Rule the world
Every once in a while, I get a reminder of the power of words. Lately they’ve been as easy to find as a certain chain coffeeshop. They’ve been slipped under my door: my alderman’s up for re-election and his campaign flyers are beautifully written and very persuasive. I’ve streamed them directly to my ear: inspiring podcasts, TV programs (Goodbye Downton!), and audiobooks are available wherever there’s WiFi. I’ve even overheard them waiting in line in a grocery store: the woman behind me at Jewel told her sister she was pregnant over the phone. It was annoying at first, but I quickly became witness to a pure moment of joy. I couldn’t help smiling.
That’s what it’s all about, isn’t it? That’s why we write. The addiction to the power that our words can have; and symbiotically, we read other’s words to share the power. It’s beautiful, really.
Before you exert your power over us, make sure to peruse the submission guidelines before you add your post to the challenge. If you’ve found some other yeah write writers you dig, why not ask them to be your writing partner? Everyone needs another set of eyes to point out the typos, content errors, and ungainly phraseologies in our posts.
What did the doctor say?
The optional prompt above can serve as inspiration for your fiction or poetry. Use the question word for word in your story or poem, or just answer it. Dentist or psychiatrist, good news or bad: we want to know.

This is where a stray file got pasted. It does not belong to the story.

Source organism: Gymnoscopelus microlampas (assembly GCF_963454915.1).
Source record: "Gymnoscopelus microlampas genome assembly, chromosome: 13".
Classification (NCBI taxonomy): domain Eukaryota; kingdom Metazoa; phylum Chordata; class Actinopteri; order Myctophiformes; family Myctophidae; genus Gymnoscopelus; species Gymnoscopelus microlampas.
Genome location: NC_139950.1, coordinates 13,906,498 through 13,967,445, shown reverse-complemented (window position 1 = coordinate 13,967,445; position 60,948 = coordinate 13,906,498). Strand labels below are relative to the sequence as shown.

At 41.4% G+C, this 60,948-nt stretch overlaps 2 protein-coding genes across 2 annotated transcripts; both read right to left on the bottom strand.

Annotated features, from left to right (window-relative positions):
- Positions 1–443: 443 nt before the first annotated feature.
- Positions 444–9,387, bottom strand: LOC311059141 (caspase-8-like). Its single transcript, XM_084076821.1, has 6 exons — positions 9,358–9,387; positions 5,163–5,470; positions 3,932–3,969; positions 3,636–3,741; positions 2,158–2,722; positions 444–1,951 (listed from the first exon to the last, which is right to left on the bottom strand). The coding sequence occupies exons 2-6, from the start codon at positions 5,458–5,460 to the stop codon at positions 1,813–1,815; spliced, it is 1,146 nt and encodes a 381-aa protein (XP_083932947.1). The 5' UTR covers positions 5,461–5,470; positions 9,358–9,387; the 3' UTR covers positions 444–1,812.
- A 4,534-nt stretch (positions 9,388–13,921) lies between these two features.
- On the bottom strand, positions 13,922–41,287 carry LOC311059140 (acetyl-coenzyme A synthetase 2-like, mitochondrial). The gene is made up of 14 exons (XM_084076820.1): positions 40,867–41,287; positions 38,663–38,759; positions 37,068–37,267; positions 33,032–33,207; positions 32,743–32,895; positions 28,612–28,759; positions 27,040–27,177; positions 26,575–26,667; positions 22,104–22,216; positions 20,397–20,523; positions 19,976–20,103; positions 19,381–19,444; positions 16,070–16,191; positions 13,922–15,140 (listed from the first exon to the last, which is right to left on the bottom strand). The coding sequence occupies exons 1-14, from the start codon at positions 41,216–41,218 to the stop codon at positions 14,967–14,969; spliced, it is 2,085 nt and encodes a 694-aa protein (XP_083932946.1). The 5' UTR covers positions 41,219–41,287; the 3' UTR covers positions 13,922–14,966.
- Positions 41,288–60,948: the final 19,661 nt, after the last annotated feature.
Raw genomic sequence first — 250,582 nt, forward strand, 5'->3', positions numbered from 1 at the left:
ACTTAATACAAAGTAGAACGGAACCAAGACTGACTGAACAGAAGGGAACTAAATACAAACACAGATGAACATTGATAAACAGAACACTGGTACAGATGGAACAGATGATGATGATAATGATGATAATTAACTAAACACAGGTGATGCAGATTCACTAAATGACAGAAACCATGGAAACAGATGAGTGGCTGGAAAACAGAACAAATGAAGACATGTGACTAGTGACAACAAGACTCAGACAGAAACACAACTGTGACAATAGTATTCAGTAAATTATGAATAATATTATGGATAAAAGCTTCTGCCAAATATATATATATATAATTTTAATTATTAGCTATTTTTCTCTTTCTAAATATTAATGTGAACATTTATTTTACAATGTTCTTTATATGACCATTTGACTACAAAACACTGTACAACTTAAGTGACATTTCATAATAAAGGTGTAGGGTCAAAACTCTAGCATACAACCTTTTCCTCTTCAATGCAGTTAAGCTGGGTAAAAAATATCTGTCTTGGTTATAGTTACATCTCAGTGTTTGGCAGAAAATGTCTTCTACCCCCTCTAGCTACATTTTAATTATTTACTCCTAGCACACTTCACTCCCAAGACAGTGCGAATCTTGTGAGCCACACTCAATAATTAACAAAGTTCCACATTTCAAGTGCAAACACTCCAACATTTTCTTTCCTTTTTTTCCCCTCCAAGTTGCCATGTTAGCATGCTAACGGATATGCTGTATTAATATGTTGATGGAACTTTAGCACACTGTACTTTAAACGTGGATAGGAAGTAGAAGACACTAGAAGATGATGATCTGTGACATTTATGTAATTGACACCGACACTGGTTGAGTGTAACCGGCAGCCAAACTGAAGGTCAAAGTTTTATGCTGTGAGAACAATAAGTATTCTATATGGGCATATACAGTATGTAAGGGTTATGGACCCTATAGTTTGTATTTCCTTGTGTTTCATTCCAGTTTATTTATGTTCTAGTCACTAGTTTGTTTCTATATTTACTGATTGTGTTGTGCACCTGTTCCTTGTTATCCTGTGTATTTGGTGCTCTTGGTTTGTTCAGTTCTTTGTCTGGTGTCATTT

Speaking of the creative process…
Our interview with David Gallaher, who along with Steve Ellis created an amazing world and characters for their graphic novel The Only Living Boy, is now live! Learn about his creative process, what he loves and hates about writing, and which word he simply cannot type properly no matter what. While you’re at it, consider picking up a copy of the book – it comes out March 8.
New inspiration for you
Prompt up is our optional weekly writing prompt for the fiction|poetry challenge! Here’s how it works: we choose a sentence prompt from last week’s winning nonfiction post and announce it in the kickoff. The prompt is just a springboard, though: feel free to use it as your first sentence, move it, change it, or float down it to other territories.
Last week, Asha told what she would say to her 13-year-old self in Rewriting the Past. This week’s Prompt Up is: I’m familiar with the bitter taste.
March poetry slam: haiku
Haiku is not just about counting syllables, and it’s much, much more than 5-7-5. Rowan will teach you to pack this tiny poem with enough imagery and emotion to sustain your soul for days.
Is this your first time here?
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Yeah write #256 fiction|poetry writing challenge is open for submissions!
Join us with your story or poem using the link below.